Today my Mom and I had a girl's date. She and I had planned on seeing Mama Mia together and then doing a little light shopping. When I called her to confirm, she let me know that we would be going bra shopping after the movie. I was thrilled. I thought to myself that this would make great blog fodder. When we met up, I asked her if after we tried on all the bras, if should wouldn't mind setting aside some time to talk with me about my every changing body.
"Oh, Jennifer," she said as she brushed her hand in my face. She then nervously laughed a little bit. I think she was silently wondering to herself if I was serious about this. I totally was. She must have wisened up to me because at the end of Mama Mia, she told me that she would go bra shopping alone. Drats.
Let me take you back to before the movie started. We had a little mix up with the theaters. Our tickets showed that we would be in theater 14. But once we got to the doors, we noticed The X-Files was sheduled to show there. A group of us Mama Mia-ers gathered outside theater 14's doors. As I surveyed the small crowd I could see that all twelve of us, were above the age of 55 with the exception of me, a teenager and the five week infant she brought along to the movie. I KNOW. What's the teenager doing there, right?
It felt like the most uncomfortable forty seconds in my life as the group of us stood around and wondered to each other out loud, "Should we just go in? Do you think the candy people would know anything about this mix up?"
I had just seen The Dark Knight the day before and I had learned from that movie that every situation calls for a hero and sometimes an unlikely one. I was just trying to recall verbatim the whole speech that Christian Bale had worked up about this very topic because it seemed oddly appropriate for this very situation. Just when I was going to start launching into my 'unlikely hero speech' something overcame me and I suddenly stepped forward and said very slowly, very deliberately, "I will get to the bottom of this."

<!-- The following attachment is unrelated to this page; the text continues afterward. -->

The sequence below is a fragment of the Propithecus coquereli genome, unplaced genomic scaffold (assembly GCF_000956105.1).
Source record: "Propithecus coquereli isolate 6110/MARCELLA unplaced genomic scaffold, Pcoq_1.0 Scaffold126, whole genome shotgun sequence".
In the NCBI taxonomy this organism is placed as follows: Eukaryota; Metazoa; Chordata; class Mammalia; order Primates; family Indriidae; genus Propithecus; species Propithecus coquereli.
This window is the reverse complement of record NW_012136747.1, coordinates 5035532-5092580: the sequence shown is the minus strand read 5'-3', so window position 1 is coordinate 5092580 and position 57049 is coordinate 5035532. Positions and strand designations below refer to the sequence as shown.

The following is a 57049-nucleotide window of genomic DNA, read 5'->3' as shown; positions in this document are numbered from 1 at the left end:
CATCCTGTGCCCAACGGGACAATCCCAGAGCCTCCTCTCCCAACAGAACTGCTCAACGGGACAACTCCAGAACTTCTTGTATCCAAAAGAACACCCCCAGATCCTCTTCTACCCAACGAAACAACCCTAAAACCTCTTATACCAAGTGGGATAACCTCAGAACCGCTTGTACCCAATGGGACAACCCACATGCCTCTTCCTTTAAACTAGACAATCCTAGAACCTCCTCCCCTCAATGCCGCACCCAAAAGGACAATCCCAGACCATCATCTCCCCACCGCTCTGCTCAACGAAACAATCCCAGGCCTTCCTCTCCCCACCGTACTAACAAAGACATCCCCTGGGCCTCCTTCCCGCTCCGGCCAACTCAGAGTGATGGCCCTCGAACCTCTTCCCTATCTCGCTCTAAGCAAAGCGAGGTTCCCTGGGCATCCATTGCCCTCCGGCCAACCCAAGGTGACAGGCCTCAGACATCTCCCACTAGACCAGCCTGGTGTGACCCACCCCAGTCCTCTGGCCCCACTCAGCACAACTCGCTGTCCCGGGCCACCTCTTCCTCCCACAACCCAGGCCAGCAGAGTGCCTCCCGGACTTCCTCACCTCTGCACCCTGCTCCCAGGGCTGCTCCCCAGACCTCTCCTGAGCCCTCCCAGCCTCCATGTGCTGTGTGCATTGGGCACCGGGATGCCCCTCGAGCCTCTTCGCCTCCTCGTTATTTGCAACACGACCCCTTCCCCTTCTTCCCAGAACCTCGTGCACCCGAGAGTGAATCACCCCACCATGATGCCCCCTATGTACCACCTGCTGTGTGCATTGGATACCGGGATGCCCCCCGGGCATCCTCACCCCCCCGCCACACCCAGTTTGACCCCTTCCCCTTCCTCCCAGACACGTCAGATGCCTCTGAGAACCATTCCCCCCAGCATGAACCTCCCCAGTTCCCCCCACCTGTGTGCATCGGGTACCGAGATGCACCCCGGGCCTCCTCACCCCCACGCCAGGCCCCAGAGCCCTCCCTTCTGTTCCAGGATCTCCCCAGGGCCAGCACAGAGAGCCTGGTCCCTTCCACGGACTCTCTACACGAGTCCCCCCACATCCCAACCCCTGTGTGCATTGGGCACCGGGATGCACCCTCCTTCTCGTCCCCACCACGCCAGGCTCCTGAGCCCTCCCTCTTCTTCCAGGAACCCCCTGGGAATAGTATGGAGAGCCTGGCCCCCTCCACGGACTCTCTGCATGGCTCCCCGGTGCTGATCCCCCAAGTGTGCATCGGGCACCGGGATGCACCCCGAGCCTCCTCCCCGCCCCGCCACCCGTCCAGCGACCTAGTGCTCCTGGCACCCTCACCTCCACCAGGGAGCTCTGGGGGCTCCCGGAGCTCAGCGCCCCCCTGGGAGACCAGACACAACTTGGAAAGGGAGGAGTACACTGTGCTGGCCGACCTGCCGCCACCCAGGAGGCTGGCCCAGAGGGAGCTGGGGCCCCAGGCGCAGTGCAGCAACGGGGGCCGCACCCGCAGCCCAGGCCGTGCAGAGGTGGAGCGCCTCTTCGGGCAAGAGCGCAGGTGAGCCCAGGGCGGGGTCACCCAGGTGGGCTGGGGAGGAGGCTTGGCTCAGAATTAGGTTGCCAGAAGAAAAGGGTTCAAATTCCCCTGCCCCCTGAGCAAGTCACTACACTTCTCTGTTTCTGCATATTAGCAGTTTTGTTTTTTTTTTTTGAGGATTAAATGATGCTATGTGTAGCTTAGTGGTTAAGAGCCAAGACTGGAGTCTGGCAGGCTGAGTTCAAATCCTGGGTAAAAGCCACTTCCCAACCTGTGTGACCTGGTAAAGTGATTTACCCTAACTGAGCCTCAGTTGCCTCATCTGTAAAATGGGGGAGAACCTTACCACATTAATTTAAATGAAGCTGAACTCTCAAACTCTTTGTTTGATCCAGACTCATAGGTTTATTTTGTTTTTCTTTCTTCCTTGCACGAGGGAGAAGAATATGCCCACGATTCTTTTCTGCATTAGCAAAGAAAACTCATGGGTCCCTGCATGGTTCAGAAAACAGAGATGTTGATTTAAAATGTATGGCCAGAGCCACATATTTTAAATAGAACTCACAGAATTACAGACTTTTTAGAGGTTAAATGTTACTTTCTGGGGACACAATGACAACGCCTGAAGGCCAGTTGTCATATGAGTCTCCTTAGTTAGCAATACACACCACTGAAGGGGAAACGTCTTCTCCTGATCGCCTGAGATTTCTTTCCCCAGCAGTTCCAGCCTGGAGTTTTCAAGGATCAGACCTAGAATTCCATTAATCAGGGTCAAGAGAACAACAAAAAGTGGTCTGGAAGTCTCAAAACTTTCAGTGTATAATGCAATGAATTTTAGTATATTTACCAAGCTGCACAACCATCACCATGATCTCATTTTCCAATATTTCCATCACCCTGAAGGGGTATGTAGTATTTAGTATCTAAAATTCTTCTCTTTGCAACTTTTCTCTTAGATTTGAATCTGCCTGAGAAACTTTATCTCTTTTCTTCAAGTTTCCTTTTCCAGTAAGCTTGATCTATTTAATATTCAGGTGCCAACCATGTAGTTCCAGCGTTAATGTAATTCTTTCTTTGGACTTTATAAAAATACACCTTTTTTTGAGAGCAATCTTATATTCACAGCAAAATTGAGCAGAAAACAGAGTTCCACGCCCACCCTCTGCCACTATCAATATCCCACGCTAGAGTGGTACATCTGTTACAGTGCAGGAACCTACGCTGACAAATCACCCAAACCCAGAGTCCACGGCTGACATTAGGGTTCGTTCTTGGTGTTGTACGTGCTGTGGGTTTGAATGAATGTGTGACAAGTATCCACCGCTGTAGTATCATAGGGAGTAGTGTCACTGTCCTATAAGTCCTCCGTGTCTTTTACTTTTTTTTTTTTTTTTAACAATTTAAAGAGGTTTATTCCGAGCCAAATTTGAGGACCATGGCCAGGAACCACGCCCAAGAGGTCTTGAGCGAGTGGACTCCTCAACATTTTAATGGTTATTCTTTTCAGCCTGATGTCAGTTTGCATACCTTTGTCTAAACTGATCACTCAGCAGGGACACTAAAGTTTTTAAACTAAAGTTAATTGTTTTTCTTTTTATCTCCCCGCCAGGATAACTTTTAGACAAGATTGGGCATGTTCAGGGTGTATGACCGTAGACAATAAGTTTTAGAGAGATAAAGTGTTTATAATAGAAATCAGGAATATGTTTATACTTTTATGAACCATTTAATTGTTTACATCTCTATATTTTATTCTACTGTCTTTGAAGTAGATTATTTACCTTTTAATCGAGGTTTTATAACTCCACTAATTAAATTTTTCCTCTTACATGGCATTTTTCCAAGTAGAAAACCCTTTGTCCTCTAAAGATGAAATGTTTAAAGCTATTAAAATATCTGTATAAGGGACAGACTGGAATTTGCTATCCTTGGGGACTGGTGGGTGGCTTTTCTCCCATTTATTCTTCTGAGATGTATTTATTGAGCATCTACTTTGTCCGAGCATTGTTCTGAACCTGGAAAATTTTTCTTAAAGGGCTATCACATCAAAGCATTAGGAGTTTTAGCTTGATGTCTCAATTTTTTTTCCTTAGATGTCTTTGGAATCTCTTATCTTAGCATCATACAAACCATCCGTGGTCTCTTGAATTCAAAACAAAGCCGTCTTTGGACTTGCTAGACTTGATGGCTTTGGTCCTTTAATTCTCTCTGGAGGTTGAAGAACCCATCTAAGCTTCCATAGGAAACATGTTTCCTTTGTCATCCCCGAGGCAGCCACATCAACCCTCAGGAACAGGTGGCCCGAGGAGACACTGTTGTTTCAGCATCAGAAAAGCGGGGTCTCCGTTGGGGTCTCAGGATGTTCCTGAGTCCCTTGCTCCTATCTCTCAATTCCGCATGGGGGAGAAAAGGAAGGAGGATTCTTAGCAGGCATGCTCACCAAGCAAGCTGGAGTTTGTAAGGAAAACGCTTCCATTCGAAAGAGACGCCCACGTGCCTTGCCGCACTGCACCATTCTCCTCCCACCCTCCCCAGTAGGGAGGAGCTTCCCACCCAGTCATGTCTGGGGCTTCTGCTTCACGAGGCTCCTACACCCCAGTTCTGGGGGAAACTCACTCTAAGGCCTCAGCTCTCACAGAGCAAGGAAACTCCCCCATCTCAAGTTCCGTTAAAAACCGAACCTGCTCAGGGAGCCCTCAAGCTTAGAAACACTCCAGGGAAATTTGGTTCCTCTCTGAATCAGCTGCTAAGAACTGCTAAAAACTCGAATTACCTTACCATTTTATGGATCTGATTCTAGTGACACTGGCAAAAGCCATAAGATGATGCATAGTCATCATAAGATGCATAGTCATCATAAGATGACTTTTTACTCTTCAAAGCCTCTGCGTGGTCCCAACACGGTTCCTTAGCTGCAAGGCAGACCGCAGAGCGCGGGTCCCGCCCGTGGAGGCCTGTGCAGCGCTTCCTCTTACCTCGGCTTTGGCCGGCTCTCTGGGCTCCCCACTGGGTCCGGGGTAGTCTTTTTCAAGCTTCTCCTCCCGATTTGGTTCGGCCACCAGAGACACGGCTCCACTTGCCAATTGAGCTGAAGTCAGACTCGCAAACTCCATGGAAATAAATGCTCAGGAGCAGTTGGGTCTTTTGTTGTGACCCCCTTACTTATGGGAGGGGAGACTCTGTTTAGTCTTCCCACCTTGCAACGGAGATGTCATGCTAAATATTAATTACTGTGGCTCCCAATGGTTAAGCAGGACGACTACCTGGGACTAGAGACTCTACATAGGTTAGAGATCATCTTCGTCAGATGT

It was nothing profound by any means, but just how long were we all going to stand around and look at each other shrugging our shoulders? Also, just how long was that infant going to make it through the movie?
With that, I was off. I scurried up the hall, past the candy people who apparently were all busy trying to breaking a $20. I then walked confidently up the ADA ramp to the gangly teenage ticket usher named Jaren who probably got a ride to his theater job from his Mom. I briefly explained our situation to Jaren. He looked at me like I had worms crawling out of my ears. I had to use props and hand gestures to gain his understanding. But after my game of charades was over this kid gave me the answer I needed.
I then turned around to meet the other eleven movie goers anxiously awaiting the verdict at the bottom of the ramp. One of them spotted me coming and pointed in my direction and exclaimed, "Here she comes!"
It suddenly dawned on me the power I held in my hands. These people were all waiting on me. I drank it in and shortened my stride a little to savor the anticipation a little more. I concentrated really hard on keeping my best poker face as to not let on either way what the answer might be. At the end of my promenade, I proudly walked up to those ten strangers and my Mom and said a little too dramatically, "Come on folks, we're in theater 8."
I would like to say that's where the story ends. It's such a nice tale. But no. In a panic that theater 8 might only have a dozen seats my dear Mother thrust me forward and said in an urgent voice, "You go on without me! Get us good seats. RUN!"
Also in the 'I would like to say' category, my Mother did the loudest girl inhale when the preview for The Sisterhood of the Traveling Pants 2: Electric Bugaloo flashed on the screen but passed harsh judgement on the High School Musical 3 trailer. Eck. Who would see HSM3 anyway? (Seriously, Julee, call me. We'll make plans.)